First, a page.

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Year : 2014  |  Volume : 9  |  Issue : 15  |  Page : 1453-1459

Pretreatment with Danhong injection protects the brain against ischemia-reperfusion injury

1 Tianjin State Key Laboratory of Modern Chinese Medicine, Tianjin University of Traditional Chinese Medicine, Tianjin, China
2 Tianjin Key Laboratory of Chinese Medicine Pharmacology, Tianjin University of Traditional Chinese Medicine, Tianjin, China
3 Buchang Pharmaceutical Co., Ltd., Xi'an, Shaanxi Province, China

Correspondence Address:
Limin Hu
Ph.D., Tianjin State Key Laboratory of Modern Chinese Medicine, Institute of Traditional Chinese Medicine Research, Tianjin University of Traditional Chinese Medicine, Tianjin 300193
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Source of Support: This study was supported by the National Natural Science Foundation of China, No. 81173592; National Science and Technology Major Project of the Ministry of Science and Technology of China, No. 2011ZX09201-201, 2012ZX09101201-004, 2012ZX09101202, NCET-13-0935, 2013ZX09201020; Tianjin Municipal Applied Basic Research and Cutting-Edge Technology Research Scheme of China, No. 14JCYBJC28900; and Program for Innovation Team Training in Universities in Tianjin, No. TD12-5035., Conflict of Interest: None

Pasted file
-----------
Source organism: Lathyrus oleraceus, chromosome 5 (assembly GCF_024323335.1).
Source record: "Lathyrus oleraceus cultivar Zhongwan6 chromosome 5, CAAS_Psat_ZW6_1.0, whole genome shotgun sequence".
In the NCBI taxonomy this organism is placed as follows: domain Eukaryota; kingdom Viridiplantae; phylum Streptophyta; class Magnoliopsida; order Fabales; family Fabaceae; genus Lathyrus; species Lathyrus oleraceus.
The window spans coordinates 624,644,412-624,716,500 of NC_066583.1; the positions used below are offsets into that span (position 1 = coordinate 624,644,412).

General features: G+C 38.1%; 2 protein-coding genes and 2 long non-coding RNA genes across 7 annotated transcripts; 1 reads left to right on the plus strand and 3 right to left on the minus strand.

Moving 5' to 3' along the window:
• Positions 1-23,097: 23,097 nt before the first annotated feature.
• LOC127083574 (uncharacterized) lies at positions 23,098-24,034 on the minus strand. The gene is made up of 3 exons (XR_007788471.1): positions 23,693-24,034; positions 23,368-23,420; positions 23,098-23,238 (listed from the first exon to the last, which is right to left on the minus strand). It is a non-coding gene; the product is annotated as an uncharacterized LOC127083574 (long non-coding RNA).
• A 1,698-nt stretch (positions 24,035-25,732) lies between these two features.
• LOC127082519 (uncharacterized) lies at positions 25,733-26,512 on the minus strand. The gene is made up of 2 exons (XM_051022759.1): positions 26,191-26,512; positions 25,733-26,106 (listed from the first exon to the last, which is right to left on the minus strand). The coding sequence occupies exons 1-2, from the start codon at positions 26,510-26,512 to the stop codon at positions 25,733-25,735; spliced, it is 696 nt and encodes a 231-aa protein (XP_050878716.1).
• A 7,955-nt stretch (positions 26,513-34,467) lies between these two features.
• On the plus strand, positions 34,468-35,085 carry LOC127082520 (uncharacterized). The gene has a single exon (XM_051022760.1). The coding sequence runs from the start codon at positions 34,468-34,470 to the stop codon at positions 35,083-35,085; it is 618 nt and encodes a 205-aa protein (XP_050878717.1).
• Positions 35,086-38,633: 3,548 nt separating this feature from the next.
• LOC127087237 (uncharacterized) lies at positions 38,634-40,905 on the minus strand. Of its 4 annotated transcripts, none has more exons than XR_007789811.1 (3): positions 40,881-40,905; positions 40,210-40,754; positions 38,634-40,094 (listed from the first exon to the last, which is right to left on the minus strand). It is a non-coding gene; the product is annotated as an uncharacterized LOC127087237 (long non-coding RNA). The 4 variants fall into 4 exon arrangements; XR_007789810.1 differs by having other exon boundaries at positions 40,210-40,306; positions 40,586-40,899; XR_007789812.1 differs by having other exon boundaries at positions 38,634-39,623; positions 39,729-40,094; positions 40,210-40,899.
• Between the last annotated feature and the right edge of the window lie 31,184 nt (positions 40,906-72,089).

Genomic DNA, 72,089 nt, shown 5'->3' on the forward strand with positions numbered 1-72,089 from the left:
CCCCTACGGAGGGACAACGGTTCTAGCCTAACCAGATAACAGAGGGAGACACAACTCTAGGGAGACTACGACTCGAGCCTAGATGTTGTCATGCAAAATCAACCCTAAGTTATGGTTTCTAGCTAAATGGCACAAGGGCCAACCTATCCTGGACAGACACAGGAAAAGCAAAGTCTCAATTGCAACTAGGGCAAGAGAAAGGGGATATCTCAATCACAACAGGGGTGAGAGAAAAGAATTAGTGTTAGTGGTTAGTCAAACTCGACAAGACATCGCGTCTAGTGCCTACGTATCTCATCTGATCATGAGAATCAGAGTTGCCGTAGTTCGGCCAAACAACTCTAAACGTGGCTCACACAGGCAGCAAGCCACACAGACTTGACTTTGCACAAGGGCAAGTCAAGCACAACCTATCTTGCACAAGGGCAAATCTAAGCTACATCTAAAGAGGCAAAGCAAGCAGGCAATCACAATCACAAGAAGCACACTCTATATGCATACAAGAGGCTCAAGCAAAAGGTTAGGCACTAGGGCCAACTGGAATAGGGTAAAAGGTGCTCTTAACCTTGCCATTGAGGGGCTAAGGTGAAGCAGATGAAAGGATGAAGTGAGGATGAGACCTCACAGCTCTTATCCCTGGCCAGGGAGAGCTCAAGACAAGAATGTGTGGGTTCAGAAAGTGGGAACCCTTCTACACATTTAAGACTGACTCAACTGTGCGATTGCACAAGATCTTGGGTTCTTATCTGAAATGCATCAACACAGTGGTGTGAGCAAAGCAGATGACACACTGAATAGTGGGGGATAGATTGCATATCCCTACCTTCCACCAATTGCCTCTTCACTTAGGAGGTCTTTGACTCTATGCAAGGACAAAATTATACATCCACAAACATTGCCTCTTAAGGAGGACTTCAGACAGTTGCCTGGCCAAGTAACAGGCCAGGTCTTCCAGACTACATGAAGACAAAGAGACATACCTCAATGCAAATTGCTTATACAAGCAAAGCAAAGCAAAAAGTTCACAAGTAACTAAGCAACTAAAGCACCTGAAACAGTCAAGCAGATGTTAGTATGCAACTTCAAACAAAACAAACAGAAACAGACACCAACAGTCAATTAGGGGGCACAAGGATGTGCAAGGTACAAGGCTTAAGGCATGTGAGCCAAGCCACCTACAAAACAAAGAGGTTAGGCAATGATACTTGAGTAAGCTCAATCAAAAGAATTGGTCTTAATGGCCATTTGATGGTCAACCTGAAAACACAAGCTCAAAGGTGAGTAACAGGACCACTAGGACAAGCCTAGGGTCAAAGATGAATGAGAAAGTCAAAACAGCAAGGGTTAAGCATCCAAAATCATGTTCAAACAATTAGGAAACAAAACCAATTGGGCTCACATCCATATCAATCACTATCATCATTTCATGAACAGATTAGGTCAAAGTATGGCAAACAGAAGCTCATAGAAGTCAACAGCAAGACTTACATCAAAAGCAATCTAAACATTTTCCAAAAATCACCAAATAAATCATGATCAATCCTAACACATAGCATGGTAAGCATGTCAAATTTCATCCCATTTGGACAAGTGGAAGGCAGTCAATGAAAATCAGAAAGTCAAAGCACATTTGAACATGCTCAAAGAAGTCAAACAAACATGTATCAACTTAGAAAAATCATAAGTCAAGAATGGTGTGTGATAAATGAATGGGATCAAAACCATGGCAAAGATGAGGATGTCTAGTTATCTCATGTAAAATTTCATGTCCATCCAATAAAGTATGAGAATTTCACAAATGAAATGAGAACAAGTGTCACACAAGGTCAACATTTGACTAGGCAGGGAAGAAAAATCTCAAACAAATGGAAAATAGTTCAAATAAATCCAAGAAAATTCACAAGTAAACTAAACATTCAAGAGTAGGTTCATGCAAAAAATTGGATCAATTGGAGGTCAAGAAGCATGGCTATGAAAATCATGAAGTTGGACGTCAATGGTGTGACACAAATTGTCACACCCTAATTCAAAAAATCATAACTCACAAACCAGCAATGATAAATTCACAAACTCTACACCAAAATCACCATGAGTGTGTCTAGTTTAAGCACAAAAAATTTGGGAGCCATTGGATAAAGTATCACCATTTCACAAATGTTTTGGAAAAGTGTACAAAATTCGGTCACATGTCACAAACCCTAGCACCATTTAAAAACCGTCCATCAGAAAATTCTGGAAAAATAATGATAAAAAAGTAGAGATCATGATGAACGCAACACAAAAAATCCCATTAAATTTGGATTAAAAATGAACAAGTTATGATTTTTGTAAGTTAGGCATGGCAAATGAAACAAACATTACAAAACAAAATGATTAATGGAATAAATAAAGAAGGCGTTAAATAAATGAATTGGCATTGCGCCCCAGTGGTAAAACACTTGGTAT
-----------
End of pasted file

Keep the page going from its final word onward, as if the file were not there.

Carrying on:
DOI: 10.4103/1673-5374.139462

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Danhong injection (DHI), a Chinese Materia Medica standardized product extracted from Radix Salviae miltiorrhizae and Flos Carthami tinctorii, is widely used in China for treating acute ischemic stroke. In the present study, we explored the neuroprotective efficacy of DHI in a rat model of temporary middle cerebral artery occlusion, and evaluated the potential mechanisms underlying its effects. Pretreatment with DHI (0.9 and 1.8 mL/kg) resulted in a significantly smaller infarct volume and better neurological scores than pretreatment with saline. Furthermore, DHI significantly reduced the permeability of the blood-brain barrier, increased occludin protein expression and decreased neutrophil infiltration, as well as profoundly suppressing the upregulation of matrix metallopeptidase-9 expression seen in rats that had received vehicle. Matrix metallopeptidase-2 expression was not affected by ischemia or DHI. Moreover, DHI (1.8 mL/kg) administered 3 hours after the onset of ischemia also improved neurological scores and reduced infarct size. Our results indicate that the neuroprotective efficacy of DHI in a rat model of cerebral ischemia-reperfusion injury is mediated by a protective effect on the blood-brain barrier and the reversal of neutrophil infiltration.

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